Professor Siegel's Weekly Commentary Archive
Economy Not Falling Apart Yet. Keyword: Yet.
April 17, 2023
The market hoped the Federal Reserve would see progress on inflation and pause, but Friday’s data releases and comments from Fed Governor Christopher Waller are cementing fears of yet another 25-basis point hike. The market currently estimates 80-90% odds of a one and done hike at the May 3rd meeting. Hopefully it will be the last but that is uncertain, and you all know I didn’t think we even needed the last hike.
Our team has calculated an alternative measure of Consumer Price Index (CPI) inflation substituting current housing data for the shelter component of CPI. This metric of inflation with current housing data has fallen precipitously. The average inflation rate over the last nine months using current housing data has been negative and brings the trailing 12 months inflation to 2.8% instead of the 5.0% widely reported and followed by the Fed. Back in June 2022, this inflation with current housing data was averaging 1.2% a month over the prior six months. Again, now it is negative. The Fed’s fight against inflation should be over.
Both the Producer Price Index (PPI) and CPI reports earlier in the week spawned hope the Fed would “get it.” Austan Goolsbee, the new Chicago Fed President also made comments on CNBC showing he believes we should pause (pending hot data in next three weeks) and we could have our first voting dissenter in more than a year at the May meeting. Goolsbee rightly pointed to banking stress leading to tighter lending standards. While he is skeptical of Torsten Slok’s call, this tightening is effectively 150 basis points of further hikes, he can see it being between 25-75 basis points of an impact. These tighter lending conditions are doing work on inflation for the Fed and the Fed doesn’t need to compound the slowdown any further with more rate hikes.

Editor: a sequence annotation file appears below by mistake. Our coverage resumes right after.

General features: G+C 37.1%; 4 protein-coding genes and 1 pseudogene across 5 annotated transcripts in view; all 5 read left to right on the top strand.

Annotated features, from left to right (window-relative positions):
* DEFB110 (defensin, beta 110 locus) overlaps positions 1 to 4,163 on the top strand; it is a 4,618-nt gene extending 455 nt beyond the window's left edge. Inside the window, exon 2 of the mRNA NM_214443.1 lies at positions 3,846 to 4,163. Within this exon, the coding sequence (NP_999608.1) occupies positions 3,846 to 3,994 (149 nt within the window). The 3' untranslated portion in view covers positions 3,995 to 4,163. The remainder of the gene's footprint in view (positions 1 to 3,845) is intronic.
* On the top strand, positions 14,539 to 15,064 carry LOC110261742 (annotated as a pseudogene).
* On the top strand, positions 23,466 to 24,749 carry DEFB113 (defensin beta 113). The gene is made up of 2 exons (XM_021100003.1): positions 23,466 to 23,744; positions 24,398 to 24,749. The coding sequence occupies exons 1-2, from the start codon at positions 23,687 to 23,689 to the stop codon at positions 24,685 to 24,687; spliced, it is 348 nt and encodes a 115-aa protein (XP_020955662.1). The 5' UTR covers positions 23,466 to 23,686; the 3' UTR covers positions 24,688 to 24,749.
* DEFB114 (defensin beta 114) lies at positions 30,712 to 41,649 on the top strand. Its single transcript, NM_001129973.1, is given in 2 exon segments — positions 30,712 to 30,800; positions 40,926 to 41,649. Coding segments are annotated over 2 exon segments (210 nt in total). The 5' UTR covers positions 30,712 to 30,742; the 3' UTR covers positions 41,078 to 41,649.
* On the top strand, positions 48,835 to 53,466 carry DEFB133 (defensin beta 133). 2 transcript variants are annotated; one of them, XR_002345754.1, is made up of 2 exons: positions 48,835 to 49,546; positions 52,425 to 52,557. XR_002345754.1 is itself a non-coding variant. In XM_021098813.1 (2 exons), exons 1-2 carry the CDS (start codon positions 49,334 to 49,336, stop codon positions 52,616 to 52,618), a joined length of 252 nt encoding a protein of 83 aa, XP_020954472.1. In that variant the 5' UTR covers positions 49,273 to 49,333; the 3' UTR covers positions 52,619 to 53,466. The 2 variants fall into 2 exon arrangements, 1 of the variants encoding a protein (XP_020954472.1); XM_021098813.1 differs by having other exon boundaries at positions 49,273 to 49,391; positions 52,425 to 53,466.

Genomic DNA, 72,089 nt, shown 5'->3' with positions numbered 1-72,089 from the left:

But retail sales data on Friday was not that weak. The headline number was weak but the details underneath were actually stronger than expected with healthy implications for real GDP growth. We had a drop in the manufacturing part of production which is more important than the industrial production because the industrial production includes utilities dependent on weather. However, there were positive revisions to some of the prior data so again there wasn’t much ongoing weakness on the economic front.
The big shocker was Friday’s announcement of one-year inflationary expectations from the University of Michigan Consumer Sentiment Survey which jumped from 3.7% to 4.6%. This jump is one of the biggest on record. Is that a data error? If not an error, the survey could have been taken shortly after OPEC announced the supply cut for oil and headlines pointing to higher gasoline prices could have creeped into this survey for inflation expectations in the short run. The long-term inflation estimates did not increase. Nonetheless, the overall consumer sentiment did increase more than expected.
Friday’s data basically indicates the economy is not falling apart yet, with yet being the keyword. The data likely emboldens the Fed to make another rate hike. Very little of the data we’ve seen yet incorporates the impact of the banking stress on the real economy, which will take more time to see.
Before the May Fed meeting, we will get the ISM Manufacturing Index reports and regional manufacturing reports. Philadelphia and New York come in earliest. We will get manufacturing ISM data May 1st. On the day of the Fed decision, we will get ISM Services data. But we will not get the next payroll report before the meeting—which comes two days after the decision. I don't know whether the Fed can get a partial glimpse at this data.
Stocks have rallied earlier in the week with some expectations for the Fed pivot. The market says ‘one and done.’ Again, I expect significant cuts later in the year when it becomes apparent how much damage has been done to the economy and official inflation data starts dropping more significantly.
We’ve had some positive seasonal support for the markets in April—one of better months historically. But we are not far from the time of year known as ‘Sell in May and Go Away.’ Could this be a cyclical top in the market—setting up what looks like a triple top in the S&P 500 from some technicians? If it does not breakthrough on a key Fed pivot, I can see some further pressure in the short run.
Friday’s big bank earnings reports tell us nothing about how the regional banks will fare from funding issues later this year. The bank walk towards higher yielding Treasuries and money market funds continues and will likely get another 25-basis point booster shot in a few weeks. For now, it remains prudent to have a cautious near-term outlook on stocks, but I’m still very bullish longer term.
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